Northwestern's Bluhm Cardiovascular Institute has recently enrolled first patient in ABSORB III, a clinical trial to compare the performance of Abbott's drug eluting Absorb Bioresorbable Vascular Scaffold (BVS) device with other traditional metallic stents.

The Absorb device, which includes a multi-link stent design, is made of a naturally dissolvable polylactide material which gets restored in the vasculature as a normal blood vessel.

Absorb BVS’s temporary structure allows it to dissolve over time leaving behind only two pairs of tiny metallic markers, which assist surgeons to identify the device location.

The ABSORB III, reportedly the first US clinical trial, will enroll approximately 2,250 subjects.

In Chicago, Bluhm Cardiovascular Institute is the first centre to enroll subjects in the ABSORB III trial.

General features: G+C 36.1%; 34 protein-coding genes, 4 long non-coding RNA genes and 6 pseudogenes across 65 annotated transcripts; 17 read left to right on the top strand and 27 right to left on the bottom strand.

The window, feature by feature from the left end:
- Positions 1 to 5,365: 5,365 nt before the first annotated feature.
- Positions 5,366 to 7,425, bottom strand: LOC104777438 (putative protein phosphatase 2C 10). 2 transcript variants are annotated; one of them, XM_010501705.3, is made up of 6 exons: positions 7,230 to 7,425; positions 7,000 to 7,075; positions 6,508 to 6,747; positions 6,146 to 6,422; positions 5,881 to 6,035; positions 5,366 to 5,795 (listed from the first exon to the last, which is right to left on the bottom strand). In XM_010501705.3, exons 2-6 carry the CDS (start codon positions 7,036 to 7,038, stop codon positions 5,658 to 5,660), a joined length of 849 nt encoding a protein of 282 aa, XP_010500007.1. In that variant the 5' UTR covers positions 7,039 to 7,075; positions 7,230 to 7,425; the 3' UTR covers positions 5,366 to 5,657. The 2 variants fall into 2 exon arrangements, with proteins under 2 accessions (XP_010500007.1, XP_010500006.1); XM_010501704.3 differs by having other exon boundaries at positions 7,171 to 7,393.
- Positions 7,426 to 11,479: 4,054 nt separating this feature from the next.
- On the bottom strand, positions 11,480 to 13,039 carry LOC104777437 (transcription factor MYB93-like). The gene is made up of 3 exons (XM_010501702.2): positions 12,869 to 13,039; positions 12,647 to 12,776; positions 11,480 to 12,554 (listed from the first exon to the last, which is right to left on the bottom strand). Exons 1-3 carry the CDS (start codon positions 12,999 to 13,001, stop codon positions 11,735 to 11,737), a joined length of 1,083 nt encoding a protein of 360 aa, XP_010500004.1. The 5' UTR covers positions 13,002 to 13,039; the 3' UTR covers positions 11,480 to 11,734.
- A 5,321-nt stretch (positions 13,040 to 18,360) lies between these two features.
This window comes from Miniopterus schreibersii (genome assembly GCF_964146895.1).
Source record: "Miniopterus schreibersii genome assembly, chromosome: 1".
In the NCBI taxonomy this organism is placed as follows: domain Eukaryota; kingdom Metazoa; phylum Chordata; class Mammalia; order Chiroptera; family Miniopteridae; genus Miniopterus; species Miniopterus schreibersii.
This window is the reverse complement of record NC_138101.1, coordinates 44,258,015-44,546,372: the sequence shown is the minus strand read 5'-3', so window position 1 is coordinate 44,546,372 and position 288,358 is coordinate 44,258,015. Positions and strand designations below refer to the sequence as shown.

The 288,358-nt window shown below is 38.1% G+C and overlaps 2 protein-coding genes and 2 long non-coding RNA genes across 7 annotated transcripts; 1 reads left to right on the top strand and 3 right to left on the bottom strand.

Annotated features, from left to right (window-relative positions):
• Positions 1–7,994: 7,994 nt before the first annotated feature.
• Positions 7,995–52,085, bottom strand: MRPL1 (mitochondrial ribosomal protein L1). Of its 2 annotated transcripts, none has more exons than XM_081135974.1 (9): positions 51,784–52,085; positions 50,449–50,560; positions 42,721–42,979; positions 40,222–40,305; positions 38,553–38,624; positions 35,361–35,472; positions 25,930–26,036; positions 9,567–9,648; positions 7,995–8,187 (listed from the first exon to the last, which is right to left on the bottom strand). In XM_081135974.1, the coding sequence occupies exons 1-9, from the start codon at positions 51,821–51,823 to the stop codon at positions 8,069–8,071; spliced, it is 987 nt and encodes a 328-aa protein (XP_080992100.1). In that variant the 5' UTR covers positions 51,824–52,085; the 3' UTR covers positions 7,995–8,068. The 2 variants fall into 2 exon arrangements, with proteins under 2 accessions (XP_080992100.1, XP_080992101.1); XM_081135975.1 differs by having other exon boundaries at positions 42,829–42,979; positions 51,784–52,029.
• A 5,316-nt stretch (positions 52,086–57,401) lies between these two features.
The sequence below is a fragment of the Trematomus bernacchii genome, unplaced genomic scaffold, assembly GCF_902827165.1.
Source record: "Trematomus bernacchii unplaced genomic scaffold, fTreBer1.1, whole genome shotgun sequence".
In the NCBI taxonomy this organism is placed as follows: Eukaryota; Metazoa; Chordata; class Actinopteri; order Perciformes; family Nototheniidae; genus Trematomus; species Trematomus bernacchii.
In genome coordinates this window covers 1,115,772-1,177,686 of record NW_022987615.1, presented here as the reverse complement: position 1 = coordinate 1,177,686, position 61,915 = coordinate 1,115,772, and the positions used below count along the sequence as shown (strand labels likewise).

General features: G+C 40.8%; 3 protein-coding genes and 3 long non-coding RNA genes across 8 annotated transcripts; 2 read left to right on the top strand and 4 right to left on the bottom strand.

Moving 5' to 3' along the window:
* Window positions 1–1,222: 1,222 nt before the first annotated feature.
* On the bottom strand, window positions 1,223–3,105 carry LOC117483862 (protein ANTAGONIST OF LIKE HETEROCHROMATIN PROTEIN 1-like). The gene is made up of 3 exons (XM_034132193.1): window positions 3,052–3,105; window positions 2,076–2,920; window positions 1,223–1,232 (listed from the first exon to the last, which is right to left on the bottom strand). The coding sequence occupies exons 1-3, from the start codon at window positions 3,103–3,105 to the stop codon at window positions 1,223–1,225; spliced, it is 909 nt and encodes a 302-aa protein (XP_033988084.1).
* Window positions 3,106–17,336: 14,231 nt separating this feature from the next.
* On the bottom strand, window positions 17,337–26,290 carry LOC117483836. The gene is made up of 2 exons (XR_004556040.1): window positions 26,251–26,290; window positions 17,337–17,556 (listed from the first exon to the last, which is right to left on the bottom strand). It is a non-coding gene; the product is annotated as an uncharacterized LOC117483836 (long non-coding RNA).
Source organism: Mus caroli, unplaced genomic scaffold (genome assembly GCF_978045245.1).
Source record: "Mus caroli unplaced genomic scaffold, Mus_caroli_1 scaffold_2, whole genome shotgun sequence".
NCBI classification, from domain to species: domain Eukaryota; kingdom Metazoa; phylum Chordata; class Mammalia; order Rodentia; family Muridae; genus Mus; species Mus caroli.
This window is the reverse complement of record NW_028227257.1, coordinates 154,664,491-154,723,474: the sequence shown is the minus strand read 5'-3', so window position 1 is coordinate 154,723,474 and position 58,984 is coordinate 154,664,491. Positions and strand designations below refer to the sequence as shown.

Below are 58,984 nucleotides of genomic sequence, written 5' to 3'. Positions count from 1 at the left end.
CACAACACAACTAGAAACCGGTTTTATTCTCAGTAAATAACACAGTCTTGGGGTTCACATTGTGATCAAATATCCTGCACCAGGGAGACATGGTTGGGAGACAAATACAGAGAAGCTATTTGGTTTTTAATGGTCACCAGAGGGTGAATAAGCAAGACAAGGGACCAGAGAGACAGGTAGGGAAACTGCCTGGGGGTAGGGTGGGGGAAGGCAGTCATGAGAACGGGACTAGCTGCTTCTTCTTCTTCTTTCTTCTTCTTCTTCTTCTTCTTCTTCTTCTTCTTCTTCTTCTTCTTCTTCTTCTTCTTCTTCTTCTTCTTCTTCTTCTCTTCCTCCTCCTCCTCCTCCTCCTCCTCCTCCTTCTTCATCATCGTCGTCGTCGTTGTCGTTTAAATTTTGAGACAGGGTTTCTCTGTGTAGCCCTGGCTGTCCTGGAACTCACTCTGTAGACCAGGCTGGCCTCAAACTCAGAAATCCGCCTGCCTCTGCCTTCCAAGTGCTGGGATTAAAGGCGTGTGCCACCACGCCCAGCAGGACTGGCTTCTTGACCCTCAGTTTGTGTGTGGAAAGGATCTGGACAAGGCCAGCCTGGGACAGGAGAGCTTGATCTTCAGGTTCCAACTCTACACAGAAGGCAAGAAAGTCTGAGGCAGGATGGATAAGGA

The scaffold opens a clogged vessel and restores blood flow to the heart similar to the currently available drug eluting metallic stents in the market.

Northwestern Memorial director of interventional cardiology and Northwestern University Feinberg School of Medicine associate professor Ricciardi noted since 1980s, these technologies have allowed many patients to avoid open heart surgery.

"While we’ve had great success with the current technology, once a stent is placed, it remains in the body forever. However, the stent support is really only needed for several months," Ricciardi added.